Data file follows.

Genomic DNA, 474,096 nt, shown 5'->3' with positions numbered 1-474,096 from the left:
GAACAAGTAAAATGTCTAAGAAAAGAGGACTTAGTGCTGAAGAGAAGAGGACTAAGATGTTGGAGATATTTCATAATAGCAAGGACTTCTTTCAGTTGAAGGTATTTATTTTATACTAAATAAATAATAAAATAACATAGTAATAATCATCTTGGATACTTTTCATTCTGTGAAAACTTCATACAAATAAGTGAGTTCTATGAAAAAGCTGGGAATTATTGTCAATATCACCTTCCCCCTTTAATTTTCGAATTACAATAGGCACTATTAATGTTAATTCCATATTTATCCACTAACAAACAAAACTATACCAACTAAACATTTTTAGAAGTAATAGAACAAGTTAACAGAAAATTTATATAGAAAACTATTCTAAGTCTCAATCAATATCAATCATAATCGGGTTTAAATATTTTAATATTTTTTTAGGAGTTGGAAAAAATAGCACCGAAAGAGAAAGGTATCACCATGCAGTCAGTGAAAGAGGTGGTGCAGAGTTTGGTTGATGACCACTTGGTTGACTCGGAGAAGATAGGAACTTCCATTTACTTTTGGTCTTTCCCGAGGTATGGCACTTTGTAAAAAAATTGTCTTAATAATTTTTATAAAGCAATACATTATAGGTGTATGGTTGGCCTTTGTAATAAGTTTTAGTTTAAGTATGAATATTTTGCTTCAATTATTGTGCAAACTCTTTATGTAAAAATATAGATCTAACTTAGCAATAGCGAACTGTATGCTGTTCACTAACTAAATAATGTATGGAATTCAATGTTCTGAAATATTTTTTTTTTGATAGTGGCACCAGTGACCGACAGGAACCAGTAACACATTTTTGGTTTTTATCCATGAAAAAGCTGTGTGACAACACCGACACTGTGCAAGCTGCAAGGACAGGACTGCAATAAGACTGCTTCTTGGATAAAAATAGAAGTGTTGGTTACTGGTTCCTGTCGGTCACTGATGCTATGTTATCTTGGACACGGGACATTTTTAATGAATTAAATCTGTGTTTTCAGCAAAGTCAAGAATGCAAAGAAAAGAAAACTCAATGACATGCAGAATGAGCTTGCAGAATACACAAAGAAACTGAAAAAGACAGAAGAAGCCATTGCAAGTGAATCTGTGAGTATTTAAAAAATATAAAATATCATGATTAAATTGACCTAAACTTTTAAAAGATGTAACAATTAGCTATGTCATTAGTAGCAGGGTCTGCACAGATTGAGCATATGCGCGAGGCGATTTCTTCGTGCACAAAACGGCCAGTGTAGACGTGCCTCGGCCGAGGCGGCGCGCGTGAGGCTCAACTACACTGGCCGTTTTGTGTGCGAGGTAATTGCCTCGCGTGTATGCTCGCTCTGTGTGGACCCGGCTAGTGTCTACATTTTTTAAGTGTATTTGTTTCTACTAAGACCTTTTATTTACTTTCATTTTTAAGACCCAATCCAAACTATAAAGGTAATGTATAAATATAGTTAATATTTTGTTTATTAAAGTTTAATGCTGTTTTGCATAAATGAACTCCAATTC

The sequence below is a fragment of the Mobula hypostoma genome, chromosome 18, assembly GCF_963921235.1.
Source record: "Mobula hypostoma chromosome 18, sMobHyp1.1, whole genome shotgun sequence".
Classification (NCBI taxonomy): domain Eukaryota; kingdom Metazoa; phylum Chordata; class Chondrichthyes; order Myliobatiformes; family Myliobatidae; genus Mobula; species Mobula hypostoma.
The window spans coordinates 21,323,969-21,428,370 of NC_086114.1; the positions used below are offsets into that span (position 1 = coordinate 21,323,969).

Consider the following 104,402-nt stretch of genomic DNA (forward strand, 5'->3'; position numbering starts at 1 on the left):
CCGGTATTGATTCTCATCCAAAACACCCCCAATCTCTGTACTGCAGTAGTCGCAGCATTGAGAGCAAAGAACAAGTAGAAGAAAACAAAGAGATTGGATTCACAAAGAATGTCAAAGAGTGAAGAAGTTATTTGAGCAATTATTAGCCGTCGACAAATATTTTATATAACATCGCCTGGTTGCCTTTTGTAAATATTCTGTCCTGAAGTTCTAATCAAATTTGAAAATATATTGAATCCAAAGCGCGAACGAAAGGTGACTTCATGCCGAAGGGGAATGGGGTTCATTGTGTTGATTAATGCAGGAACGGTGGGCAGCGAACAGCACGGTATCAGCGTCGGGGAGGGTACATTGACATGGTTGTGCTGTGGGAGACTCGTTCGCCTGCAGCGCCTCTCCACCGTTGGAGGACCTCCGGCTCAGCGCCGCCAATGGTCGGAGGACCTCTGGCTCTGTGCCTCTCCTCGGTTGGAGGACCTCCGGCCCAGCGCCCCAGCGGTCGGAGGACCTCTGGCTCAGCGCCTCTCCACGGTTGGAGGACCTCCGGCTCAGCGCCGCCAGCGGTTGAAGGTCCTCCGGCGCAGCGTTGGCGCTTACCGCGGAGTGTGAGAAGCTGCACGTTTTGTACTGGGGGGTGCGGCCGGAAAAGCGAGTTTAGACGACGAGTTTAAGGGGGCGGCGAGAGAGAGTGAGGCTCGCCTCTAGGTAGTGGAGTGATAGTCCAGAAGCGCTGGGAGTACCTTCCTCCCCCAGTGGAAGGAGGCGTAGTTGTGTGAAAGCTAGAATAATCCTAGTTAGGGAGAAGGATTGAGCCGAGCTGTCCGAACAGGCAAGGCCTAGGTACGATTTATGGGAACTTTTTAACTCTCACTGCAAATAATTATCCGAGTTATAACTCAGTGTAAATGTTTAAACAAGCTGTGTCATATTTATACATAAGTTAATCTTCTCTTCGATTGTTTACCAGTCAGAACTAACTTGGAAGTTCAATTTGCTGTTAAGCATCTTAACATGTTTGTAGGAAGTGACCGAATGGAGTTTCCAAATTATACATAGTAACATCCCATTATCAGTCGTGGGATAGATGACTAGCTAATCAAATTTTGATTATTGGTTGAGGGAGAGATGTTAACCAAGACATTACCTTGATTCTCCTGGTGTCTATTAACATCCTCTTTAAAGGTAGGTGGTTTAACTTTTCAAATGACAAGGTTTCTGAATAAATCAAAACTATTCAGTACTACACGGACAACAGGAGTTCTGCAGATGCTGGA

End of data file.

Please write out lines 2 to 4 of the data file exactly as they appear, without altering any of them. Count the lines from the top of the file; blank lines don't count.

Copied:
GAACAAGTAAAATGTCTAAGAAAAGAGGACTTAGTGCTGAAGAGAAGAGGACTAAGATGTTGGAGATATTTCATAATAGCAAGGACTTCTTTCAGTTGAAGGTATTTATTTTATACTAAATAAATAATAAAATAACATAGTAATAATCATCTTGGATACTTTTCATTCTGTGAAAACTTCATACAAATAAGTGAGTTCTATGAAAAAGCTGGGAATTATTGTCAATATCACCTTCCCCCTTTAATTTTCGAATTACAATAGGCACTATTAATGTTAATTCCATATTTATCCACTAACAAACAAAACTATACCAACTAAACATTTTTAGAAGTAATAGAACAAGTTAACAGAAAATTTATATAGAAAACTATTCTAAGTCTCAATCAATATCAATCATAATCGGGTTTAAATATTTTAATATTTTTTTAGGAGTTGGAAAAAATAGCACCGAAAGAGAAAGGTATCACCATGCAGTCAGTGAAAGAGGTGGTGCAGAGTTTGGTTGATGACCACTTGGTTGACTCGGAGAAGATAGGAACTTCCATTTACTTTTGGTCTTTCCCGAGGTATGGCACTTTGTAAAAAAATTGTCTTAATAATTTTTATAAAGCAATACATTATAGGTGTATGGTTGGCCTTTGTAATAAGTTTTAGTTTAAGTATGAATATTTTGCTTCAATTATTGTGCAAACTCTTTATGTAAAAATATAGATCTAACTTAGCAATAGCGAACTGTATGCTGTTCACTAACTAAATAATGTATGGAATTCAATGTTCTGAAATATTTTTTTTTTGATAGTGGCACCAGTGACCGACAGGAACCAGTAACACATTTTTGGTTTTTATCCATGAAAAAGCTGTGTGACAACACCGACACTGTGCAAGCTGCAAGGACAGGACTGCAATAAGACTGCTTCTTGGATAAAAATAGAAGTGTTGGTTACTGGTTCCTGTCGGTCACTGATGCTATGTTATCTTGGACACGGGACATTTTTAATGAATTAAATCTGTGTTTTCAGCAAAGTCAAGAATGCAAAGAAAAGAAAACTCAATGACATGCAGAATGAGCTTGCAGAATACACAAAGAAACTGAAAAAGACAGAAGAAGCCATTGCAAGTGAATCTGTGAGTATTTAAAAAATATAAAATATCATGATTAAATTGACCTAAACTTTTAAAAGATGTAACAATTAGCTATGTCATTAGTAGCAGGGTCTGCACAGATTGAGCATATGCGCGAGGCGATTTCTTCGTGCACAAAACGGCCAGTGTAGACGTGCCTCGGCCGAGGCGGCGCGCGTGAGGCTCAACTACACTGGCCGTTTTGTGTGCGAGGTAATTGCCTCGCGTGTATGCTCGCTCTGTGTGGACCCGGCTAGTGTCTACATTTTTTAAGTGTATTTGTTTCTACTAAGACCTTTTATTTACTTTCATTTTTAAGACCCAATCCAAACTATAAAGGTAATGTATAAATATAGTTAATATTTTGTTTATTAAAGTTTAATGCTGTTTTGCATAAATGAACTCCAATTC

The sequence below is a fragment of the Mobula hypostoma genome, chromosome 18, assembly GCF_963921235.1.
Source record: "Mobula hypostoma chromosome 18, sMobHyp1.1, whole genome shotgun sequence".